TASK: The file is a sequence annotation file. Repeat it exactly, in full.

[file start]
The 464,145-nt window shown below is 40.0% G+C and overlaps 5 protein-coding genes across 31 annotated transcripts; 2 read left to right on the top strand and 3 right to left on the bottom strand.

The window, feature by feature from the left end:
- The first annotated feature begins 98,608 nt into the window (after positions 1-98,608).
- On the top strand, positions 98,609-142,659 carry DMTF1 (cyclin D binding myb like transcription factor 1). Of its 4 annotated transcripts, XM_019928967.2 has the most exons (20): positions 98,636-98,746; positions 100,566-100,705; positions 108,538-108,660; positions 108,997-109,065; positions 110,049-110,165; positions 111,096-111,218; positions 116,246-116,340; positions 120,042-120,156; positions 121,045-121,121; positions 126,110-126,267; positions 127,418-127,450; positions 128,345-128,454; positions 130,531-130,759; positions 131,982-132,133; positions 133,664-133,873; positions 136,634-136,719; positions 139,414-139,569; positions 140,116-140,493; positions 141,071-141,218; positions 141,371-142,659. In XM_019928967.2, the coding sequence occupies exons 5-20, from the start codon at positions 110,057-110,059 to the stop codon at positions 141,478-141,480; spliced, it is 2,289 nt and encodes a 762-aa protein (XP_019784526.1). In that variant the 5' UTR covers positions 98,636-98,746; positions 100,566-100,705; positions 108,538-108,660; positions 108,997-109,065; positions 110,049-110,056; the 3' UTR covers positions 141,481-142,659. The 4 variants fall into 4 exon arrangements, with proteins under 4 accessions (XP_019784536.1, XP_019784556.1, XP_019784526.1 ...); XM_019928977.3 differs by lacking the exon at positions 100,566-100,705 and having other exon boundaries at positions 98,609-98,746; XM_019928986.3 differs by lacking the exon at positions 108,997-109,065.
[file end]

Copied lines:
The 464,145-nt window shown below is 40.0% G+C and overlaps 5 protein-coding genes across 31 annotated transcripts; 2 read left to right on the top strand and 3 right to left on the bottom strand.

The window, feature by feature from the left end:
- The first annotated feature begins 98,608 nt into the window (after positions 1-98,608).
- On the top strand, positions 98,609-142,659 carry DMTF1 (cyclin D binding myb like transcription factor 1). Of its 4 annotated transcripts, XM_019928967.2 has the most exons (20): positions 98,636-98,746; positions 100,566-100,705; positions 108,538-108,660; positions 108,997-109,065; positions 110,049-110,165; positions 111,096-111,218; positions 116,246-116,340; positions 120,042-120,156; positions 121,045-121,121; positions 126,110-126,267; positions 127,418-127,450; positions 128,345-128,454; positions 130,531-130,759; positions 131,982-132,133; positions 133,664-133,873; positions 136,634-136,719; positions 139,414-139,569; positions 140,116-140,493; positions 141,071-141,218; positions 141,371-142,659. In XM_019928967.2, the coding sequence occupies exons 5-20, from the start codon at positions 110,057-110,059 to the stop codon at positions 141,478-141,480; spliced, it is 2,289 nt and encodes a 762-aa protein (XP_019784526.1). In that variant the 5' UTR covers positions 98,636-98,746; positions 100,566-100,705; positions 108,538-108,660; positions 108,997-109,065; positions 110,049-110,056; the 3' UTR covers positions 141,481-142,659. The 4 variants fall into 4 exon arrangements, with proteins under 4 accessions (XP_019784536.1, XP_019784556.1, XP_019784526.1 ...); XM_019928977.3 differs by lacking the exon at positions 100,566-100,705 and having other exon boundaries at positions 98,609-98,746; XM_019928986.3 differs by lacking the exon at positions 108,997-109,065.